David becomes king (2 Samuel 5:1-3)

David becomes king (2 Samuel 5:1-3)

Following the death of King Saul, David mourned for the man who had been his arch-enemy. After consulting God, he then settled in the town of Hebron. Forces loyal to King Saul continued to resist David’s claim to the throne, but eventually he overcame them.

The Second Book of Samuel goes on to say: “All the elders of Israel came to the king at Hebron; and King David made a covenant with them at Hebron before the Lord, and they anointed David king over Israel. David was thirty years old when he began to reign, and he reigned for forty years.” (2 Samuel 5:3-4)

The early part of David’s reign was a golden age for Israel. He captured Jerusalem from the Jebusites and made it his capital city. David built himself a royal palace in the city and installed the Ark of the Covenant in a tent on Mount Zion. Jerusalem then became the religious centre of the nation.

King David’s wars against surrounding nations were very successful and he extended the boundaries of his kingdom far and wide. He himself heard court cases and surrounded himself with a staff of advisors and officers. For the first time, Israel even had a regular army under the command of his nephew, Joab. (2 Samuel 8:15-18)

David’s great faith was also seen in the many hymns he wrote and in the way he organised the priests and officials who worked in the Temple (2 Samuel 23:1; 1 Chronicles 23:1-25:8). He was later celebrated for being a skillful king with a good heart (Psalm 78:70-72).

After completing his grand palace, David decided he also wanted to build a beautiful temple for God. Through the prophet Nathan, however, God told him that it was not to be. Rather, his son would be the one to build it. However, David’s good will was rewarded with the promise of great blessings for his descendants.

God said to David: “Your house and your kingdom shall be made sure for ever before me; your throne shall be established for ever.” (2 Samuel 6:17) This was an important promise. It meant that as long as David’s descendants were faithful to God, someone would always sit on his throne (cf 1 Kings 2:4).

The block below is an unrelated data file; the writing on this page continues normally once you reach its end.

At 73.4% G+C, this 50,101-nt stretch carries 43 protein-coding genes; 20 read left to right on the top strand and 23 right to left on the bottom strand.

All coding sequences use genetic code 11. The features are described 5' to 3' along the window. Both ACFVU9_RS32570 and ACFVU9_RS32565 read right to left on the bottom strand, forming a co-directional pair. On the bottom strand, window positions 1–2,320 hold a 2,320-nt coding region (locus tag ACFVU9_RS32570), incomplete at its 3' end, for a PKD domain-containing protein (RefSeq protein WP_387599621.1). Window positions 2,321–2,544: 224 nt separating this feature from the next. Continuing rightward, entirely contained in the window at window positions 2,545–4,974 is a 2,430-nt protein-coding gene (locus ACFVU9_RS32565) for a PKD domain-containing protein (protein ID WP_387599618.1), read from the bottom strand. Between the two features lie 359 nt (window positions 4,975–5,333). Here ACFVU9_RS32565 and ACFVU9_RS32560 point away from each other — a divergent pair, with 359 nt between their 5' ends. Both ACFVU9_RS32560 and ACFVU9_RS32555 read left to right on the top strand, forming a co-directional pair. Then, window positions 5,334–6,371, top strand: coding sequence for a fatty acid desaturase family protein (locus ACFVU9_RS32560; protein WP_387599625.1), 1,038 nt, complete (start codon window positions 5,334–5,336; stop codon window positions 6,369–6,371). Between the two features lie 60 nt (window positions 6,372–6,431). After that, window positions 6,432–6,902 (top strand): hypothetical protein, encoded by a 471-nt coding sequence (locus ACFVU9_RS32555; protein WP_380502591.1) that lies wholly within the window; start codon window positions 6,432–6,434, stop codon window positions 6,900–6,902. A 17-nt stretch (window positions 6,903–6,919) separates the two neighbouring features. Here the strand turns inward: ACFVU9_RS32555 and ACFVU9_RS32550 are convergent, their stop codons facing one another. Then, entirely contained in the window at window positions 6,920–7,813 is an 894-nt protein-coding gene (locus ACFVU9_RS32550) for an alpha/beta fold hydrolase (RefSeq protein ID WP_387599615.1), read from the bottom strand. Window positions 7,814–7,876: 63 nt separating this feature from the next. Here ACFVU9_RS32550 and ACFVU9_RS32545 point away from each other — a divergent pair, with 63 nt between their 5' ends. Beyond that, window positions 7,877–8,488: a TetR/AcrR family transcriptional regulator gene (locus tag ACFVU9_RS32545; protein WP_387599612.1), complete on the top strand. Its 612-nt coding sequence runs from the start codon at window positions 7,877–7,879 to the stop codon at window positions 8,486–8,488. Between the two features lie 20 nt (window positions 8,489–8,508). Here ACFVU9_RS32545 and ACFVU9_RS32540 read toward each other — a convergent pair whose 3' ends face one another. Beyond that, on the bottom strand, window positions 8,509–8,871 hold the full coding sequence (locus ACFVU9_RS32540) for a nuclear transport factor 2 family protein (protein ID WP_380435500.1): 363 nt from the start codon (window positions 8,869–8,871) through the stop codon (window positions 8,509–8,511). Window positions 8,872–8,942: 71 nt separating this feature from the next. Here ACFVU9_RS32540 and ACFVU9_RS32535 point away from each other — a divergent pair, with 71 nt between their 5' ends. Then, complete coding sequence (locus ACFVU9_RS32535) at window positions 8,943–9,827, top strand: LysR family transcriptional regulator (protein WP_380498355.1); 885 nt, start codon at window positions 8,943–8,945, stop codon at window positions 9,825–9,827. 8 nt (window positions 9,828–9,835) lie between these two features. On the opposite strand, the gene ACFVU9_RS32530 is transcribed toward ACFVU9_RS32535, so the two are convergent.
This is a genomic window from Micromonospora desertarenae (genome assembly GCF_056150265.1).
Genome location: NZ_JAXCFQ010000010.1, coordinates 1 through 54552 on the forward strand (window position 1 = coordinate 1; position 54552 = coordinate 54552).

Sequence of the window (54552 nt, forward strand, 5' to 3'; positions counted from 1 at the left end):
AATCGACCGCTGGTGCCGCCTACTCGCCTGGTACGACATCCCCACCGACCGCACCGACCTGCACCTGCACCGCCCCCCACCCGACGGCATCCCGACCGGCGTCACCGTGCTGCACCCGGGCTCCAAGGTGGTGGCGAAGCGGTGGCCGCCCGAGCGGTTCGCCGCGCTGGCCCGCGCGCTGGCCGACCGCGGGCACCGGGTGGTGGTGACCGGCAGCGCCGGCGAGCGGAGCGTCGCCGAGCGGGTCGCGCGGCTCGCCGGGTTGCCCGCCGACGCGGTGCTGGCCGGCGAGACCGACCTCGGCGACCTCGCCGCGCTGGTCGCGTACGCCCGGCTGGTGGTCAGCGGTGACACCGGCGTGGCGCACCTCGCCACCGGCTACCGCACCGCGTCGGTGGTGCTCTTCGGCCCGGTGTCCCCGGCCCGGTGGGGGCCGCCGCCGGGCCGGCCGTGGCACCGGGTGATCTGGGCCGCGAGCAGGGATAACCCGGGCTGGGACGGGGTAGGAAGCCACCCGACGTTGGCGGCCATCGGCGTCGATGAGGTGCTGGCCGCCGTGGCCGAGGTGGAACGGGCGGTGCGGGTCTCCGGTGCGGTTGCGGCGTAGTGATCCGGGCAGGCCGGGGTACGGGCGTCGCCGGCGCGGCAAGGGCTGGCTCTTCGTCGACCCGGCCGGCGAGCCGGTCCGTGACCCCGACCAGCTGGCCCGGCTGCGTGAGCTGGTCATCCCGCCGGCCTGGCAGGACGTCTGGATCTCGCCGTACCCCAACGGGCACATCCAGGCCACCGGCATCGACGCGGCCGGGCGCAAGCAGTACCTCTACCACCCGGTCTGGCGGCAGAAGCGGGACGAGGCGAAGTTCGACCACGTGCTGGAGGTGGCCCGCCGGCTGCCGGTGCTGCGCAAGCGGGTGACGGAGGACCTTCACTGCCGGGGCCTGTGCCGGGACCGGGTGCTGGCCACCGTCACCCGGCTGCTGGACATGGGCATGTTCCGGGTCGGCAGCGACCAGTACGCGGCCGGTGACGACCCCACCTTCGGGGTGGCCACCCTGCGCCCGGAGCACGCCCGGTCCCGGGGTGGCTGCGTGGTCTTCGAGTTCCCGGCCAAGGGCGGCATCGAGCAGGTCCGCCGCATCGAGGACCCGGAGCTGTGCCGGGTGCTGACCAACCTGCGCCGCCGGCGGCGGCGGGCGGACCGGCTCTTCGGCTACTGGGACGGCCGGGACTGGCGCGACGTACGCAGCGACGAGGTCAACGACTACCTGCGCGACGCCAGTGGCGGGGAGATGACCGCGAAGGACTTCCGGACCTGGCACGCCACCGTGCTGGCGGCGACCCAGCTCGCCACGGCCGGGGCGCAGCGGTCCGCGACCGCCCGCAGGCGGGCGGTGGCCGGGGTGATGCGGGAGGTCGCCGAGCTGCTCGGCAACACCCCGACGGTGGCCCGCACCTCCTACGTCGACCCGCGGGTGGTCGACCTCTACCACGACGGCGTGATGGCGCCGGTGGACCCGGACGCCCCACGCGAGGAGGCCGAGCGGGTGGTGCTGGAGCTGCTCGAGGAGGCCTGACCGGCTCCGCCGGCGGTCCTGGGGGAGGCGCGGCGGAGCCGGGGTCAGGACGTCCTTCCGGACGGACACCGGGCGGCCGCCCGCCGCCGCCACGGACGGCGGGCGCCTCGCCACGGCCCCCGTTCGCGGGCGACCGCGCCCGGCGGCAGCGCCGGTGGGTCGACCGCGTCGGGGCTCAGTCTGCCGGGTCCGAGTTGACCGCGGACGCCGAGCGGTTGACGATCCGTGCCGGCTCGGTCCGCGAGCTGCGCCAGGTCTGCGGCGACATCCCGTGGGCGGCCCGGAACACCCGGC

However, following David’s death, a series of unfaithful kings ruled over his nation. As a result, following the exile in Babylon, the monarchy died out. But Israel never gave up hope. The prophets often spoke of the coming of a new king, the Messiah, who would restore David’s kingdom to Israel and rule with justice.

This stained glass window picturing King David is by the Arts and Crafts artist, Sister Margaret Rope. Dating to 1927, Rope originally produced it for a convent near Ipswich, but now it’s found within the Church of the Holy Family and St Michael, Kesgrave. The vivid colours, natural details and expressive features of David’s face are typical of her style.

The image presents David as a young king, playing the music that led to his great fame. The Latin text in his halo explicitly identifies him as a king, while his cloak also contains royal symbols (the Lion of Judah and a horn of anointing; cf Genesis 49:9; 1 Samuel 16:13). The detail at the top of window presents Christ as his royal descendent, alongside the words of Psalm 72:19 in Latin.

See the full image:

Sister Margaret Rope / King David / Stained glass / 1927

Detail of the top of the window:

Where to find this work of art
Holy Family and St Michael, Kesgrave

Read the relevant passage
2 Samuel 5:1-7:29

On a similar theme

  • From the Old Testament: David made Jerusalem the centre of his kingdom, but it was later destroyed by the Babylonians. After the Exile, the governor Nehemiah saw to it that the city was rebuilt.
  • From the New Testament: At the Annunciation, the angel Gabriel told the Virgin Mary that Christ would inherit the throne of his ancestor David.

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